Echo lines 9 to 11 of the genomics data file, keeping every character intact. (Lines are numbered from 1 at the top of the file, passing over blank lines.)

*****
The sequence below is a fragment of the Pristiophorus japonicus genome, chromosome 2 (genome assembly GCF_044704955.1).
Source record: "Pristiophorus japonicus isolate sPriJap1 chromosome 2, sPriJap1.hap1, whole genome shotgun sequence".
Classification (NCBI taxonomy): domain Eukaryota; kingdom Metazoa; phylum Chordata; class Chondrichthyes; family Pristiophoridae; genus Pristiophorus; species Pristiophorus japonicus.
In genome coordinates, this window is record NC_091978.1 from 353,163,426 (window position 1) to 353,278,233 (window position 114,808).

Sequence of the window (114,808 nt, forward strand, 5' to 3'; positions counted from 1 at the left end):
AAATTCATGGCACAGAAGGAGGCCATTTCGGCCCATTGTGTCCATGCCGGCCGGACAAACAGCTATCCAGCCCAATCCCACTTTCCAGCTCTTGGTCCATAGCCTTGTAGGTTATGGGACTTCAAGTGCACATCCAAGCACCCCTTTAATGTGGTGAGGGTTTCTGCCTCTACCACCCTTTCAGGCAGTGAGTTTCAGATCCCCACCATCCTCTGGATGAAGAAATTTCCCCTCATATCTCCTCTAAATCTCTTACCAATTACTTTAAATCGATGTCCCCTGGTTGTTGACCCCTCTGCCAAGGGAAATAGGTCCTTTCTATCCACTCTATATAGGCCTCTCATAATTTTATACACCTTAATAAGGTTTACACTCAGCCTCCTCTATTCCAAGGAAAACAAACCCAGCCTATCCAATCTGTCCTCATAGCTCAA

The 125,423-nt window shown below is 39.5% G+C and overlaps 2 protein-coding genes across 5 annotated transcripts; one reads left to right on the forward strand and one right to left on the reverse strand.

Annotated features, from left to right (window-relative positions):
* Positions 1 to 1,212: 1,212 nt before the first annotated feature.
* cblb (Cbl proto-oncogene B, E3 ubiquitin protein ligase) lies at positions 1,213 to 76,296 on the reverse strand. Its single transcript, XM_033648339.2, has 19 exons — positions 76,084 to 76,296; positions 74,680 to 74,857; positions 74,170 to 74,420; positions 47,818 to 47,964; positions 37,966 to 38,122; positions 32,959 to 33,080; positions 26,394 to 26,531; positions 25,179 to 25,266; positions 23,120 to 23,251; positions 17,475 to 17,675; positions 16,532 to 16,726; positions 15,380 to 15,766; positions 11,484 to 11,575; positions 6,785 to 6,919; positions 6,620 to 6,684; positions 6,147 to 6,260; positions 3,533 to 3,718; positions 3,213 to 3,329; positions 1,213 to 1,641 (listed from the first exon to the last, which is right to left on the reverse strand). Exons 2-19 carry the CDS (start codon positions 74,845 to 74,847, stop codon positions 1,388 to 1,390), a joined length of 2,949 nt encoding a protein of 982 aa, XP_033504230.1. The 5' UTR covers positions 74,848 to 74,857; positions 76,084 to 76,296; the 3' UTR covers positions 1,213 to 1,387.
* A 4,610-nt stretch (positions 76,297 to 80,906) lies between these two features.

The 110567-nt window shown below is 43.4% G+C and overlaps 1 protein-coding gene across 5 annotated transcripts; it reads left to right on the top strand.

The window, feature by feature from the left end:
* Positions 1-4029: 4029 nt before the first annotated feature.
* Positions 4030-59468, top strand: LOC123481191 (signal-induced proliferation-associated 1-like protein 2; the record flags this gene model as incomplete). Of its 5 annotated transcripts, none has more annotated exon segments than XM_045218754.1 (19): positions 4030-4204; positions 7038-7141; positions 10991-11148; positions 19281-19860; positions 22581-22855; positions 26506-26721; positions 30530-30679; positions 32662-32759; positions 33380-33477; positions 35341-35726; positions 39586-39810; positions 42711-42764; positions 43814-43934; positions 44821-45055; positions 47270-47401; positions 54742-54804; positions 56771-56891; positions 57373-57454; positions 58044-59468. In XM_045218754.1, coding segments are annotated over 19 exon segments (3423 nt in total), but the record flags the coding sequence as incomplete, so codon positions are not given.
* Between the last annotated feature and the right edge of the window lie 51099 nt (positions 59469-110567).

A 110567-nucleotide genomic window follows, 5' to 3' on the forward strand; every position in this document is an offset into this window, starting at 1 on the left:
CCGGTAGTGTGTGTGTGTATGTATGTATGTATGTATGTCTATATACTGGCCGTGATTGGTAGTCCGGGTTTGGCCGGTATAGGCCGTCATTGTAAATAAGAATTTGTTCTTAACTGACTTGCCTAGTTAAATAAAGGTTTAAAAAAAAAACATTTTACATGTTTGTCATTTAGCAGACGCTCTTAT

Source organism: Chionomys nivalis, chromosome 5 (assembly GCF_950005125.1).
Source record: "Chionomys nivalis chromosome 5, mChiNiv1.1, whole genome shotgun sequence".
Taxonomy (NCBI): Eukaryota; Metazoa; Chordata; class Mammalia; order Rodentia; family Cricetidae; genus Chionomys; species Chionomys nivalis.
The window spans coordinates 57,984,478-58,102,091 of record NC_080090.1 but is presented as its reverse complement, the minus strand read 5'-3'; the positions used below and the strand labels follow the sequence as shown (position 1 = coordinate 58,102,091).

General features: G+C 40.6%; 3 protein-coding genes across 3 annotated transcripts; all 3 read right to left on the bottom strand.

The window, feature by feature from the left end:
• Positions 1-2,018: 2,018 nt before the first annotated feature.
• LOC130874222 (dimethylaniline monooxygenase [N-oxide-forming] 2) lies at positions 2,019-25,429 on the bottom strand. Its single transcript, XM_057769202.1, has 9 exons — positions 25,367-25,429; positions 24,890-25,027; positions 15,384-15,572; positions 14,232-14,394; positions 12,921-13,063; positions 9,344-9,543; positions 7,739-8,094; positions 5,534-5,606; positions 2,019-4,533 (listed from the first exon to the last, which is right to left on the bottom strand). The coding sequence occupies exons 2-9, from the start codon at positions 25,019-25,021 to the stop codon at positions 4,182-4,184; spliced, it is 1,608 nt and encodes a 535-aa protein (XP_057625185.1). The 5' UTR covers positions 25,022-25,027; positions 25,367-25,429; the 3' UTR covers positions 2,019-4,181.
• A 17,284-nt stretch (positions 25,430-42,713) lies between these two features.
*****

* Positions 1 to 1,212: 1,212 nt before the first annotated feature.
* cblb (Cbl proto-oncogene B, E3 ubiquitin protein ligase) lies at positions 1,213 to 76,296 on the reverse strand. Its single transcript, XM_033648339.2, has 19 exons — positions 76,084 to 76,296; positions 74,680 to 74,857; positions 74,170 to 74,420; positions 47,818 to 47,964; positions 37,966 to 38,122; positions 32,959 to 33,080; positions 26,394 to 26,531; positions 25,179 to 25,266; positions 23,120 to 23,251; positions 17,475 to 17,675; positions 16,532 to 16,726; positions 15,380 to 15,766; positions 11,484 to 11,575; positions 6,785 to 6,919; positions 6,620 to 6,684; positions 6,147 to 6,260; positions 3,533 to 3,718; positions 3,213 to 3,329; positions 1,213 to 1,641 (listed from the first exon to the last, which is right to left on the reverse strand). Exons 2-19 carry the CDS (start codon positions 74,845 to 74,847, stop codon positions 1,388 to 1,390), a joined length of 2,949 nt encoding a protein of 982 aa, XP_033504230.1. The 5' UTR covers positions 74,848 to 74,857; positions 76,084 to 76,296; the 3' UTR covers positions 1,213 to 1,387.
* A 4,610-nt stretch (positions 76,297 to 80,906) lies between these two features.